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seedpress

Fuel Delivery Problem

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I just ran a little test on my fuel gauge system, and now -- even though my fuel pump runs strongly -- the truck won't start. The fuel pump runs (continually) but the engine is not firing. I've got a '90 Bronco with the 5.8 liter.

 

Here's what I did:

 

I pulled apart the C441 connector at the tank to see if I could electrically test my sending resistor. When I started the job, I may have mistakenly put my meter's ohm tester in the connector that goes back to the engine area, instead of testing the wires that go into the tank. The electrical diagram shows that the wires from the fuel pump are connected to the inertia switch, the fuel pump relay, and the EEC (Electronic Engine Control Module). It's possible that I sent + or - 9 volts back to the EEC. Anyway, after I ran the tests with my meter, the engine wouldn't start, despite a strong sound from the fuel pump.

 

Could the ohmmeter connection back to the front of the engine have damaged the EEC, or something else, and now be the cause of the failure-to-start? I'm now stranded!

Edited by seedpress

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Last night I took the battery cable off and left it overnight. Then today, in the process of trying to run the error codes, I turned on the truck and the pump primed correctly and the engine started. I had tried leaving the battery disconnected for an hour or so before, and that didn't help.

 

The only thing I can figure out is that maybe when I hooked up the tester, the electrolytic capacitors in the computer module got reverse polarized and punctured the dielectric, leading to a malfunction and maybe also a computer glitch of some kind. Then, after leaving things with no power long enough, the computer reset and/or the capacitors had time to self-heal. Electrolytics will do that.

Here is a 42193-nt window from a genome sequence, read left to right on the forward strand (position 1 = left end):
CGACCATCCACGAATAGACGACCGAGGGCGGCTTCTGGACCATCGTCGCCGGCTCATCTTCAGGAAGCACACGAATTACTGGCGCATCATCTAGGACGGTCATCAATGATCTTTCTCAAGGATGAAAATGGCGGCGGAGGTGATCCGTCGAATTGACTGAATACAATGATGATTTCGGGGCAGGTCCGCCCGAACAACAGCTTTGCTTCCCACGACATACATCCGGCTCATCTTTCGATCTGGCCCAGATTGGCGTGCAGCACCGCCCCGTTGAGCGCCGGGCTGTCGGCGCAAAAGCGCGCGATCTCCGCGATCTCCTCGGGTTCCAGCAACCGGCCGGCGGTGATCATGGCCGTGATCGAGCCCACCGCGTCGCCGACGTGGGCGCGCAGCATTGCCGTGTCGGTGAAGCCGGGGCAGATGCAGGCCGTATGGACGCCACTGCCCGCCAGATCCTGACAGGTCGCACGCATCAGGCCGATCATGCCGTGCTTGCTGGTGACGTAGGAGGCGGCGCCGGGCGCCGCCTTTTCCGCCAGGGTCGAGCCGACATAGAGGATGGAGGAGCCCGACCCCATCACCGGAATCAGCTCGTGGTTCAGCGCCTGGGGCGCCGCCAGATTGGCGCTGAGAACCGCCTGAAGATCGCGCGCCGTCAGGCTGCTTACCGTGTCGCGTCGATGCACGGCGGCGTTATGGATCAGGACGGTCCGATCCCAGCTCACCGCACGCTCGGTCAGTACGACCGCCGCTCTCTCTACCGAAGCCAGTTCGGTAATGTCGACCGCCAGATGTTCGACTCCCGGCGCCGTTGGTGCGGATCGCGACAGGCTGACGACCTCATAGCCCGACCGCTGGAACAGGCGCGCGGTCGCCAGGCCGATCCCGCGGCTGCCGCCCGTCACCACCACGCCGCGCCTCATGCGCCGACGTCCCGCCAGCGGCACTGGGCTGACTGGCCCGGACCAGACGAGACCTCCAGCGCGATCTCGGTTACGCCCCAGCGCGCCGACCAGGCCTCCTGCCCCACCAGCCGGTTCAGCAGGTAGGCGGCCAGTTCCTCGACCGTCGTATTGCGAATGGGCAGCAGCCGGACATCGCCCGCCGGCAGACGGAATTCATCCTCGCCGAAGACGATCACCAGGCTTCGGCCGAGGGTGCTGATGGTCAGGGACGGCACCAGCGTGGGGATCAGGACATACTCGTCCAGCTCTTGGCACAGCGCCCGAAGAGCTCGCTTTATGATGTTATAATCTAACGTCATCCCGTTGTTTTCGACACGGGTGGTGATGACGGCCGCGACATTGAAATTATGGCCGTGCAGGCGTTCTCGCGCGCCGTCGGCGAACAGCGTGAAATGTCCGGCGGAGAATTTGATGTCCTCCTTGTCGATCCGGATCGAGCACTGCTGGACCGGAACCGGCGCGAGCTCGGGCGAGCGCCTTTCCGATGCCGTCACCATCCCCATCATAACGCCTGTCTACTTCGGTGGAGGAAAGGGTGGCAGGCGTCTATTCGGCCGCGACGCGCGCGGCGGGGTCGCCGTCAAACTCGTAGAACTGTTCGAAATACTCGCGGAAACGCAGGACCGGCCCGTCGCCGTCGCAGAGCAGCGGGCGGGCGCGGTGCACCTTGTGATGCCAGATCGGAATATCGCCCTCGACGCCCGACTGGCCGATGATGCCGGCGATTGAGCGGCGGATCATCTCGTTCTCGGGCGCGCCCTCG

Anyway, I'm left uneasy now because I don't know for sure what is happening. It's all partially-informed speculation.

 

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yo,

It may have not damaged anything since it did start; but your Cap idea sounds interesting!

EDIT:

and from memory, if the engine was off @ that time and ign sw is off, then that 9v just travelled back to the load side of the FP relay; since the FP relay was not "closed"? But as you wrote; that ckt also routes via a splice & then thru the inertia switch to the EEC?

Burnt PCM pic in a 94; "...the capacitors inside burned and leaked on the board. it happened to all of them, one was worse then the others..." see Mike's pic here; http://img.photobucket.com/albums/v312/kermit0069/ECM002.jpg

 

 

Can you check for Codes; such as this way by our pal BroncoJoe?

SELF TEST - COMPREHENSIVE & Connector Location pics, Bronco & Ford; "...The self-test plugs were mounted on the passenger side fender on 1985-86 EFI trucks; The self-test plugs are located along the driver's side fender behind the air filter box on 87-95 EFI trucks..."; miesk5 NOTE; Self-Test Output (STO) is the Pin in the Lt gray Connector and Signal Return Ground (SIGRET) is Pin E in black Connector in 87-95; The engine temperature must be greater than 50°F (10°C) to pass the KOEO Self-Test and greater than 180°F (82°C) to pass the KOER Self-Test. Run it around to heat the engine up and shift thru all gears incl Reverse. Then turn off all accesories/lights, etc. Make sure A/C is off and transmission is in Park (automatic) or in Neutral for a Manual & release clutch. Do Key On Engine Off (KOEO) portion first. Look Codes up in my broncolinks.com site using the new Search function.

Source: by BroncoJoe19 (Joe) at Ford Bronco Zone Forums

 

http://broncozone.com/topic/14269-code-reader/

 

Post any results here.

 

GL!

Edited by miesk5

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I've arrived at a temporary solution:

 

After testing the "run" system, it turned out that the relay itself was not sticking. The problem was the EEC itself, which was was signaling the pump to run continuously. This was an intermittent problem, so it was difficult to pin down for a while.